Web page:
·      Generating titles. I recently spent four days trying to think of a name for a new writing magazine I was setting up. Unfortunately, searches showed that every single title I thought of was already taken by a company, a Twitter handle, Facebook page, Facebook group, Instagram page, or Pinterest page. I was losing the world to live and then thought about using ChatGPT 4. I asked for 10 names for a brand new writing magazine which have already not been used anywhere. Within two seconds I had chosen the title Writers’ Narrative. I wish I had done that in the first place. By the way I did check that that was not in use already before using it.

·      Generating a synopsis. Again, you will need to give it great detail. 

·      Generating query letters. Remember full details.

·      It can be used to design covers. However, you need to be very careful, but it is not using copyrighted images. This is not something I plan on doing but there are cover designers currently using aspects of AI to help them design covers.

·      Research. You can't use it to research aspects of your book. However, if it does not know the answer, it might just make it up. Make sure you check your facts.


Now what of the other side of the debate. I promised you a balanced discussion, so it's important to hear from those who are against the use of AI in writing.


·      It is ethically and morally wrong. Yes, it could be argued that using AI is not ethical, that it is somehow cheating. I get that, the joy of being a writer is in writing. It is down to each individual writer to decide that they will use it in an ethical manner. For example, if I say write the opening to a crime novel based on a one legged monkey who has killed a zookeeper. If I say do it in the voice of Wendy H. Jones, then I am being ethical. If I say, write it in the voice of insert name of famous writer, then I am not being ethical. I'm firmly in the camp that believes it should be used in an ethical manner.

·      It is the end of writing. No one will be able to write a book as it will all be done by machines. Again, this is a valid concern. However, I think there will always be an appetite for books written by humans rather than machines.

·      I've heard people saying I might as well give up right now as there will be no room for writers in the future. My answer to this is watch carefully, look at all the sides of the argument, and carry on writing.

·      Publishers will be inundated with a tsunami of books. If a book can be written in just a couple of days, then thousands upon thousands of submissions can happen every day. This is a valid concern. It was raised by a publisher in a talk I attended at London book fair. Publishers are already putting into contracts that the writer must state that no part of the book was written by AI. 

·      Copyright issues. It is already being stated that books written by artificial intelligence cannot be copyrighted. There are many large organisations such as the Society of authors and the writers Guild of America looking into this. This is a watch and see situation.

·      Using it to enter competitions. I cannot say strongly enough that no one should be submitting anything written by AI in a competition. This is wrong on so many fronts. I'm going to give you an example and please note, I have not and will not use this for anything in fact I do not have the text anymore, I deleted it immediately. I asked ChatGPT 4 to write a 40-line poem about a woman sitting next to her dying husband's bedside. Within seconds I had a poem which no one would know had been written by artificial intelligence. As I say I have no intention of entering any poetry competitions and I deleted it immediately, but the argument is, people can actually do it and just not say. I would like to refer back to discussion on using it in a moral and ethical way. There was a recent brouhaha where someone won a cover design competition and then it came out that some of the cover was AI generated. The prize was removed on that cover designer’s reputation tarnished. The company running the competition also dropped the competition completely and said they would no longer be running it. This is the reality today and it's a sad not a competition had to stop running because someone did not realise they should not be entering under those circumstances.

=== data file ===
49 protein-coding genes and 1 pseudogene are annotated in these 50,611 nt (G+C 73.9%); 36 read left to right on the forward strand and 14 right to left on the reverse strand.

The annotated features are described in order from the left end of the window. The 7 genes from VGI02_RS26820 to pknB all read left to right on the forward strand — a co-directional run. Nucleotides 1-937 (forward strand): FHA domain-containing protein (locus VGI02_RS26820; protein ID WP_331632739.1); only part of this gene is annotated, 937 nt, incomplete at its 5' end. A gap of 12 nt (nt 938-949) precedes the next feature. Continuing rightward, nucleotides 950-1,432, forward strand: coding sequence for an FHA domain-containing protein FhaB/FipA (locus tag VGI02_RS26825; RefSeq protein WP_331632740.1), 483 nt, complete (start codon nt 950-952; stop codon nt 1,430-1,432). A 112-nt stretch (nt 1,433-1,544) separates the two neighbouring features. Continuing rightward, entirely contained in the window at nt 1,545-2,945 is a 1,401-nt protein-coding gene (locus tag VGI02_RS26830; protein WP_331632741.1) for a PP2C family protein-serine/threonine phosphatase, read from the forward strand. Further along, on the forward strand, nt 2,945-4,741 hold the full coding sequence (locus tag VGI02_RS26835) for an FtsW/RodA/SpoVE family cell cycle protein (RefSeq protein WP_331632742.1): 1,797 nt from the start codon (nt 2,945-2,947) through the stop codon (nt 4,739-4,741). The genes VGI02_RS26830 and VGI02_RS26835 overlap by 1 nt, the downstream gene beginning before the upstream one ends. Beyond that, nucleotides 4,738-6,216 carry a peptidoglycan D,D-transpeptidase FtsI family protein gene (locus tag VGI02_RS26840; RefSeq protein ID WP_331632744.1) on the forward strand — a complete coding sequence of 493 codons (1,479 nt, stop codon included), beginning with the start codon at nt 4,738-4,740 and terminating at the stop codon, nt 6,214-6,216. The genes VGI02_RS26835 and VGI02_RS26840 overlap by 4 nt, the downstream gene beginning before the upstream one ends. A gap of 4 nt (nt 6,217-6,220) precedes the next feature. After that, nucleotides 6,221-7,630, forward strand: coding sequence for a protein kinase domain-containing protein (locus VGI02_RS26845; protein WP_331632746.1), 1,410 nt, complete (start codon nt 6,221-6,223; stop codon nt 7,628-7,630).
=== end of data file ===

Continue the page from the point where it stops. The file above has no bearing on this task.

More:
·      Another argument is that people don't want to put anything into it because they're training it. Again, a valid argument and one we should consider when thinking about using AI.

·      There are concerns that it will steal a manuscript and then someone else will be able to put it out under their name. Now, I'm not entirely sure that is the case, but it is an argument we should listen to.


Whatever camp you stand in you can be assured that organisations such as the Society of authors, the alliance of independent authors, or the writers Guild of America are looking into the uses of AI in writing. All of the publishers are also looking into this. One thing that no one seems to be talking about is that we are already using artificial intelligence in our everyday lives. Technology such as Amazon Alexa, apple home pod, and smart TV's are already using AI. Yet, many of us use them every day. I am typing the notes for this presentation using speech to text on word. This is a form of artificial intelligence. For those of you that use Canva, you may have notice that gives you theme colours or branded colours, this is a form of artificial intelligence.


I would like to suggest there is a third camp. This is for those of us who are exploring it and using it in a tentative way in the beginning. Whatever way you look at it AI is not going away. As writers we need to be exploring it and seeing how it can help us in our business. My suggestion is harness it and use it in ways that work. After all, isn't that what we did with computers and the Internet at first? Yet, now we all walk around with a computer in our pocket or even on our wrist. AI is here to stay.